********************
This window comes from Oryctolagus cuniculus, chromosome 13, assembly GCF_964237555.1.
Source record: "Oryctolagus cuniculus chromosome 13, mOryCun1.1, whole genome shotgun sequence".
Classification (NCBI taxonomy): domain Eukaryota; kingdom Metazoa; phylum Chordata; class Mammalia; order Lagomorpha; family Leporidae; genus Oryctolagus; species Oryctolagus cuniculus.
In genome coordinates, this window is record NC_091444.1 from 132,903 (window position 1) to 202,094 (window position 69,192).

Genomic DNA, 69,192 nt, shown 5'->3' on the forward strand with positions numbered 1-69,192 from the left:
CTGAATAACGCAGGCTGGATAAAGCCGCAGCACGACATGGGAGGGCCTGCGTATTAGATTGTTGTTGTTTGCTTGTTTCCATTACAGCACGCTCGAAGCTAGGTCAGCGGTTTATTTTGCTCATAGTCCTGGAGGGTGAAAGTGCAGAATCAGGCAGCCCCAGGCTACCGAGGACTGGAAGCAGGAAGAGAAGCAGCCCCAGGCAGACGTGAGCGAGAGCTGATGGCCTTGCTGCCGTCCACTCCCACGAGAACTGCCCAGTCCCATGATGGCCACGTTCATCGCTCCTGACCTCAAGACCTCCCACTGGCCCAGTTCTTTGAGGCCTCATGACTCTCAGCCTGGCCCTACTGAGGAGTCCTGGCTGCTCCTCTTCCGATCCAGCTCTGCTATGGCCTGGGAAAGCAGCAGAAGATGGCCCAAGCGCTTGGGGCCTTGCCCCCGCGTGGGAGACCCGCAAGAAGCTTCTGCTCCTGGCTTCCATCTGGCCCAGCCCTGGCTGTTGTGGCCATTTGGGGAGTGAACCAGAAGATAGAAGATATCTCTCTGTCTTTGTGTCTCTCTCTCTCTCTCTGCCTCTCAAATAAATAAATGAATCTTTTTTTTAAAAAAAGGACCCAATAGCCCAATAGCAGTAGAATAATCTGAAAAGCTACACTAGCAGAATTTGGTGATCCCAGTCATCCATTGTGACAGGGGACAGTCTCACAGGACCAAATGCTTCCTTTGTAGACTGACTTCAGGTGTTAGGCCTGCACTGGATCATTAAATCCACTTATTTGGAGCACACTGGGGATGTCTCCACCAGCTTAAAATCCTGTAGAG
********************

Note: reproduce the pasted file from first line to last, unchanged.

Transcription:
This window comes from Oryctolagus cuniculus, chromosome 13, assembly GCF_964237555.1.
Source record: "Oryctolagus cuniculus chromosome 13, mOryCun1.1, whole genome shotgun sequence".
Classification (NCBI taxonomy): domain Eukaryota; kingdom Metazoa; phylum Chordata; class Mammalia; order Lagomorpha; family Leporidae; genus Oryctolagus; species Oryctolagus cuniculus.
In genome coordinates, this window is record NC_091444.1 from 132,903 (window position 1) to 202,094 (window position 69,192).

Genomic DNA, 69,192 nt, shown 5'->3' on the forward strand with positions numbered 1-69,192 from the left:
CTGAATAACGCAGGCTGGATAAAGCCGCAGCACGACATGGGAGGGCCTGCGTATTAGATTGTTGTTGTTTGCTTGTTTCCATTACAGCACGCTCGAAGCTAGGTCAGCGGTTTATTTTGCTCATAGTCCTGGAGGGTGAAAGTGCAGAATCAGGCAGCCCCAGGCTACCGAGGACTGGAAGCAGGAAGAGAAGCAGCCCCAGGCAGACGTGAGCGAGAGCTGATGGCCTTGCTGCCGTCCACTCCCACGAGAACTGCCCAGTCCCATGATGGCCACGTTCATCGCTCCTGACCTCAAGACCTCCCACTGGCCCAGTTCTTTGAGGCCTCATGACTCTCAGCCTGGCCCTACTGAGGAGTCCTGGCTGCTCCTCTTCCGATCCAGCTCTGCTATGGCCTGGGAAAGCAGCAGAAGATGGCCCAAGCGCTTGGGGCCTTGCCCCCGCGTGGGAGACCCGCAAGAAGCTTCTGCTCCTGGCTTCCATCTGGCCCAGCCCTGGCTGTTGTGGCCATTTGGGGAGTGAACCAGAAGATAGAAGATATCTCTCTGTCTTTGTGTCTCTCTCTCTCTCTCTGCCTCTCAAATAAATAAATGAATCTTTTTTTTAAAAAAAGGACCCAATAGCCCAATAGCAGTAGAATAATCTGAAAAGCTACACTAGCAGAATTTGGTGATCCCAGTCATCCATTGTGACAGGGGACAGTCTCACAGGACCAAATGCTTCCTTTGTAGACTGACTTCAGGTGTTAGGCCTGCACTGGATCATTAAATCCACTTATTTGGAGCACACTGGGGATGTCTCCACCAGCTTAAAATCCTGTAGAG